It helps if you know your strengths and weaknesses. In fact, you probably had to mention them in your job application and interview. It's a very popular question with the employers, and not without reason. If you know your strengths, you might consider how to use them to your advantage in this environment; knowing your weaknesses gives you time to prepare yourself. It's like blank spots on a map - when someone discovers a new land, the blank spots disappear.

Ask yourself: What am I worried about? If you can be honest with yourself, you will be able to outline a few “blank spots” which might identify your lack of knowledge in a certain area of expertise, which you have preferred to ignore. In that case, you have time to find out what it is you are not sure about, and to improve your knowledge.

It could be the way you react to certain situations that might negatively affect your relationships with people. It can be useful in such a situation to see a therapist, or at least to read about similar experiences of other people and the ways they cope. It could be the speed of your thought processes - some people move fast, some people make decisions quickly; others move more slowly and take longer to reach a decision. This has nothing to do with laziness or lack of intelligence - these are innate biological traits.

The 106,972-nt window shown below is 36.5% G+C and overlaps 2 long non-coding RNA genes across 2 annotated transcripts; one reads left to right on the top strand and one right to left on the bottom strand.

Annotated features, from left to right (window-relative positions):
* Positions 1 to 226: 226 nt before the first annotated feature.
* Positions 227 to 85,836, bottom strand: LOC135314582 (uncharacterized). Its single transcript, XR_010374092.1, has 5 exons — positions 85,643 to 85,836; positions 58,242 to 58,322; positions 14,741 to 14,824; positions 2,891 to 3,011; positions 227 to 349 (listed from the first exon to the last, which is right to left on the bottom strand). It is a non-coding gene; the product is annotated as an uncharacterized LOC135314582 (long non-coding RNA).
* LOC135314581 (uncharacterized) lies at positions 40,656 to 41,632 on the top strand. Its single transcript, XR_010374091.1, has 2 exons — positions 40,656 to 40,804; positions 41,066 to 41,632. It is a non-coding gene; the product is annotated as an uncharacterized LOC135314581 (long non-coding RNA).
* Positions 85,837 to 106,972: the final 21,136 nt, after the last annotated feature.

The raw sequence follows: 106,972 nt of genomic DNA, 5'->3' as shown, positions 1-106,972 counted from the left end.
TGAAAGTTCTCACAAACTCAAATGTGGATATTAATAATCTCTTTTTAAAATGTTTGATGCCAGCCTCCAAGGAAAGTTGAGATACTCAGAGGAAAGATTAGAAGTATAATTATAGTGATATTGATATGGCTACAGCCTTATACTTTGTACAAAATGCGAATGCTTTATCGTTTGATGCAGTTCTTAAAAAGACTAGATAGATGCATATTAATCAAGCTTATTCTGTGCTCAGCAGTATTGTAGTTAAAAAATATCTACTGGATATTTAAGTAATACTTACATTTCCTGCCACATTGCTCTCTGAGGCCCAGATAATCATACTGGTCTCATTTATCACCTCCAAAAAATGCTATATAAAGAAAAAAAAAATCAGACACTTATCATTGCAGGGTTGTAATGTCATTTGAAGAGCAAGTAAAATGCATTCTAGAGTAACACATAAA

Think about how you are going to adjust to the pace of your potential new job - what is the best course of action?

Consider the compatibility of the job role and your inner resources. Do not underestimate yourself: often people are able to achieve much more than they believe they could. Try and remember the times when you have done something really well. Remember the feeling and use it when you need to motivate yourself.

First impressions